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Margaret Kantz, textual sources

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  1. 1. “ Helping Students Use Textual Sources Persuasively” Margaret Kantz
  2. 2. Why use textual sources?
  3. 3. Analyzing Kantz <ul><li>Audience? </li></ul><ul><li>How is she entering the “conversation”? </li></ul><ul><li>Purpose (exigence)? </li></ul>
  4. 4. Facts, Opinions, Claims <ul><li>What is the difference? (Alice knows.) </li></ul>
  5. 5. Conflicting ideas <ul><li>What do you do if sources disagree? </li></ul><ul><li>What did Shirley do? </li></ul><ul><ul><li>10,000-45,000 </li></ul></ul><ul><li>What would Alice do? </li></ul><ul><ul><li>Rhetorical analysis </li></ul></ul>
  6. 6. Rhetorical Analysis <ul><li>Encoder= writer/speaker/ rhetor </li></ul><ul><li>Decoder=reader/listener/ audience </li></ul><ul><li>Reality= constraints </li></ul><ul><li>(Exigence=purpose) </li></ul>
  7. 7. The Battle of Agincourt <ul><li>We won! And it was really hard, too. </li></ul><ul><li>We lost. But we were outnumbered! </li></ul>10,000 British soldiers 45,000 British soldiers
  8. 8. The Battle of Agincourt <ul><li>10,000 British soldiers </li></ul><ul><li>Rhetor </li></ul><ul><ul><li>Churchill, “A History of British Progress” </li></ul></ul><ul><li>Audience </li></ul><ul><ul><li>British readers </li></ul></ul><ul><li>Constraints </li></ul><ul><ul><li>written in 1930s, beginning of WWII </li></ul></ul><ul><li>Exigence </li></ul><ul><ul><li>Encourage readers to take pride in glorious history of British accomplishments </li></ul></ul><ul><li>45,000 British soldiers </li></ul><ul><li>Rhetor </li></ul><ul><ul><li>Monsieur and Madame Guizot, “A History of France” </li></ul></ul><ul><li>Audience </li></ul><ul><ul><li>French readers </li></ul></ul><ul><li>Constraints </li></ul><ul><ul><li>Negative opinion of England, British tactics </li></ul></ul><ul><li>Exigence </li></ul><ul><ul><li>Show how French were taken advantage of, how the battle was not so glorious </li></ul></ul>
  9. 9. What would Alice/Shirley do? <ul><li>5 teams </li></ul><ul><li>First to buzz in and answer correctly gets a point </li></ul><ul><li>Group with the most points gets a bonus point </li></ul>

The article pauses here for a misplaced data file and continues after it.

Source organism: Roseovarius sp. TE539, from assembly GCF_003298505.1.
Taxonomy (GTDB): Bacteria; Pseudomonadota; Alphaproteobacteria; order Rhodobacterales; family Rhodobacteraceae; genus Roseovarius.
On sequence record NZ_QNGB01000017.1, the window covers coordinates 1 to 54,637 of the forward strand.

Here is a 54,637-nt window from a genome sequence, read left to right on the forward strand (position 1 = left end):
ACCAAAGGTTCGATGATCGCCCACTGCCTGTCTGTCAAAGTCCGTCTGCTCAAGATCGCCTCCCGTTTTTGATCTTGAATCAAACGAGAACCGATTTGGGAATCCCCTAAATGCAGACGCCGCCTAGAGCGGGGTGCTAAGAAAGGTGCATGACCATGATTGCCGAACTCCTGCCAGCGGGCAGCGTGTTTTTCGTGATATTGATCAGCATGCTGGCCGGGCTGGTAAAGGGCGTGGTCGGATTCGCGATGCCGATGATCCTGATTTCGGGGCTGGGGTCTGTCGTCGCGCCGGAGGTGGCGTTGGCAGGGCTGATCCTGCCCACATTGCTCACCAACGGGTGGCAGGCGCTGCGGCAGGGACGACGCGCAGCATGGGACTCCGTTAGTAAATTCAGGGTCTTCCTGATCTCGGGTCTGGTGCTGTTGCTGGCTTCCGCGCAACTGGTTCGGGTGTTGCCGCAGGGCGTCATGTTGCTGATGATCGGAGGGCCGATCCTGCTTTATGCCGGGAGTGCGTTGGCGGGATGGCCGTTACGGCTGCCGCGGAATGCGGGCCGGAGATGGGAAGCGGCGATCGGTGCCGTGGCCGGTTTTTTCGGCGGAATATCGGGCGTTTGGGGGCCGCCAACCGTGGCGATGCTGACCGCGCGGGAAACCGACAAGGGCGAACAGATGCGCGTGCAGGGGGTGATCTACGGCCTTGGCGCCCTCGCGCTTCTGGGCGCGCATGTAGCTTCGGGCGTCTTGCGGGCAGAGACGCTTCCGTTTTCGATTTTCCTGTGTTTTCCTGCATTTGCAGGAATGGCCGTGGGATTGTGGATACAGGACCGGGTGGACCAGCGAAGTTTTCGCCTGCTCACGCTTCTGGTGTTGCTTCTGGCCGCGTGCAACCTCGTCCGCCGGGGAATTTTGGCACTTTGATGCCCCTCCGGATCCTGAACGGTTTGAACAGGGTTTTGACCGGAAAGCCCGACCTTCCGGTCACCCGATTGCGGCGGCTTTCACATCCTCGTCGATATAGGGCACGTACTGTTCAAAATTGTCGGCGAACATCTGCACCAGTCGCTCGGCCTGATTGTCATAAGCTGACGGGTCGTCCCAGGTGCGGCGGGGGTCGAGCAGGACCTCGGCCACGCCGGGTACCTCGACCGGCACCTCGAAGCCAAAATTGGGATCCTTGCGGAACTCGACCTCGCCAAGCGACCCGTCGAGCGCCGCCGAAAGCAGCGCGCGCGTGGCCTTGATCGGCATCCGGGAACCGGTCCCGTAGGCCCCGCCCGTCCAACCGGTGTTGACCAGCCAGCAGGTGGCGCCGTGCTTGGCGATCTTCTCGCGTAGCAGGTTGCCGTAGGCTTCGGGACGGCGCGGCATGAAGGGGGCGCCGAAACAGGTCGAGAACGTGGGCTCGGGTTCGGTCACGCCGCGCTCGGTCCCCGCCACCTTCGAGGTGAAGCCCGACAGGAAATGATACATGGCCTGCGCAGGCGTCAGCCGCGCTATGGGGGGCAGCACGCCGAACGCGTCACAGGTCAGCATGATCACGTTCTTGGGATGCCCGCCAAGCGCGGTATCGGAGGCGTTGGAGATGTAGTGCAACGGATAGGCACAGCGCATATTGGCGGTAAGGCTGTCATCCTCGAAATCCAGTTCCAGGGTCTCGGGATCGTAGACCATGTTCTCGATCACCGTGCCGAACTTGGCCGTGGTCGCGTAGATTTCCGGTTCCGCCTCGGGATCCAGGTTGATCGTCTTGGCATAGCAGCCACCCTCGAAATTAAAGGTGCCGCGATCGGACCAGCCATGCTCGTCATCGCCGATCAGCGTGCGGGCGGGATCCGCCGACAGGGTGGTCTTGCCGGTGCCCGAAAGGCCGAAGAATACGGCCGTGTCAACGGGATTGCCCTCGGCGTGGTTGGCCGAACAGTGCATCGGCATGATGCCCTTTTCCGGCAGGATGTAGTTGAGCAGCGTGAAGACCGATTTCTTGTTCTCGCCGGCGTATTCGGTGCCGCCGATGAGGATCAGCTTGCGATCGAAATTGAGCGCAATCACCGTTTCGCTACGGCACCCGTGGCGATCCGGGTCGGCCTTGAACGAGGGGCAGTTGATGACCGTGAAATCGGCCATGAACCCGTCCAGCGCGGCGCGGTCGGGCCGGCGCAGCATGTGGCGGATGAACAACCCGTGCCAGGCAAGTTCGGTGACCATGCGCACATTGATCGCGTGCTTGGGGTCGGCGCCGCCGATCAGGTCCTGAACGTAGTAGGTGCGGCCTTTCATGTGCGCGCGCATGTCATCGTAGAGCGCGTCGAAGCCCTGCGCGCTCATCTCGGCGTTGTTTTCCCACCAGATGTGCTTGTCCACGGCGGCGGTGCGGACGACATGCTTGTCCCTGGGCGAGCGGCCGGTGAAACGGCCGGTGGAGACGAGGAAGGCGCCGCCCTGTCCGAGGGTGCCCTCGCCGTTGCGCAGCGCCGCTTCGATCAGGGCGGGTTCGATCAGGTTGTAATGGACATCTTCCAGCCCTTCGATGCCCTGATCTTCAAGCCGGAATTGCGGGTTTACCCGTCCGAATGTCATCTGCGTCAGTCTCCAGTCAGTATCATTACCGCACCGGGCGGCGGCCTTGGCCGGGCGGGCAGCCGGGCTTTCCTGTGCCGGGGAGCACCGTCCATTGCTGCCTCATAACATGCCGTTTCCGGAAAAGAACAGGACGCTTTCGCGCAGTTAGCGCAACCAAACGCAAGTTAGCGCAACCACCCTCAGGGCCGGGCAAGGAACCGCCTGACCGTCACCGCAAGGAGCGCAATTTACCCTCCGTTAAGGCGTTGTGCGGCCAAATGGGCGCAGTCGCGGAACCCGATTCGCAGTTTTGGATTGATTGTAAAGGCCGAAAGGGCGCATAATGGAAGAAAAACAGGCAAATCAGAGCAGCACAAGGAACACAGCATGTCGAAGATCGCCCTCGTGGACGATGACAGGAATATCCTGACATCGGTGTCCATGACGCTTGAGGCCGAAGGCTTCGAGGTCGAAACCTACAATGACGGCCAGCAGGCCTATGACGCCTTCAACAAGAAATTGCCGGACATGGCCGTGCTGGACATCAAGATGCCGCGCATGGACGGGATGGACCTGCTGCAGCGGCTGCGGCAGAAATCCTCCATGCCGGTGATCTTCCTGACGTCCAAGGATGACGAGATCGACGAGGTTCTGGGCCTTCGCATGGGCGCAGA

10. 10. Alice vs. Shirley <ul><li>Definition of a fact </li></ul><ul><ul><li>Shirley: thinks sources transmit facts </li></ul></ul><ul><ul><li>Alice: facts are claims </li></ul></ul>
  11. 11. Alice vs. Shirley <ul><li>How do they read sources? </li></ul><ul><ul><li>Shirley: narrative/story </li></ul></ul><ul><ul><li>Alice: a “message sent by someone to somebody for a reason ” </li></ul></ul>
  12. 12. Alice vs. Shirley <ul><li>Why do they write? </li></ul><ul><ul><li>Shirley: to find the truth </li></ul></ul><ul><ul><li>Alice: to make an argument </li></ul></ul>
  13. 13. Alice vs. Shirley <ul><li>View of themselves as writers; what is their goal? </li></ul><ul><ul><li>Shirley: to be credible </li></ul></ul><ul><ul><li>Alice: to persuade, say something new </li></ul></ul>
  14. 14. Alice vs. Shirley <ul><li>View of their task (task representation) </li></ul><ul><ul><li>Shirley: summary </li></ul></ul><ul><ul><li>Alice: original argument </li></ul></ul>
  15. 15. Alice vs. Shirley <ul><li>How do they organize their writing? </li></ul><ul><ul><li>Shirley: in the order she found it, order the source writer puts it in </li></ul></ul><ul><ul><li>Alice: in the order that fits her purpose to convince her audience </li></ul></ul>
  16. 16. Alice vs. Shirley <ul><li>Who is more likely to plagiarize? Why? </li></ul><ul><ul><li>Shirley </li></ul></ul>
  17. 17. Alice vs. Shirley <ul><li>Who writes more drafts? Why? </li></ul><ul><ul><li>Alice; summary, rhetorical analysis, argument </li></ul></ul>
  18. 18. Alice vs. Shirley <ul><li>View of research </li></ul><ul><ul><li>Shirley: Research is not creative, but a static task designed to examine students on their understanding of facts </li></ul></ul><ul><ul><li>Alice: Research is creative, and students are scholars “w h o work to find answers to problem questions” and who “s e t reading and writing goals for themselves that will allow them to think constructively.” </li></ul></ul>
  19. 19. Alice vs. Shirley <ul><li>What “tool” does Alice have in her toolbox that Shirley does not? </li></ul><ul><ul><li>Rhetorical situation </li></ul></ul>
  20. 20. More questions <ul><li>It seems like everything worth saying has already been said—how do you create an original argument? How can research be creative? Do you think that this would make research more enjoyable? </li></ul><ul><li>How is it possible for sources to disagree in ways other than pro/con? </li></ul><ul><li>Why does Kantz think that plagiarism can be understandable, or even inevitable? </li></ul><ul><li>Why does Kantz suggest that multiple drafts are useful? </li></ul>
  21. 21. What did the instructor do wrong, and how could she fix it? <ul><li>Minimal notes on draft, and those notes had to do with formalist issues </li></ul><ul><li>Didn’t sequence the assignment, pacing it with enough time to allow students’ thoughts to develop </li></ul><ul><li>Didn’t teach rhetorical reading and writing strategies </li></ul><ul><li>Gave “weak assignment and an ineffective critique of the draft” </li></ul><ul><li>Didn’t tell Shirley she was expected to say something original, that she should look for discrepant facts/conflicts in her sources, or that she should use her notes to comment on the sources and use the notes to plan her paper </li></ul><ul><li>Didn’t teach Shirley to look for arguments instead of facts </li></ul>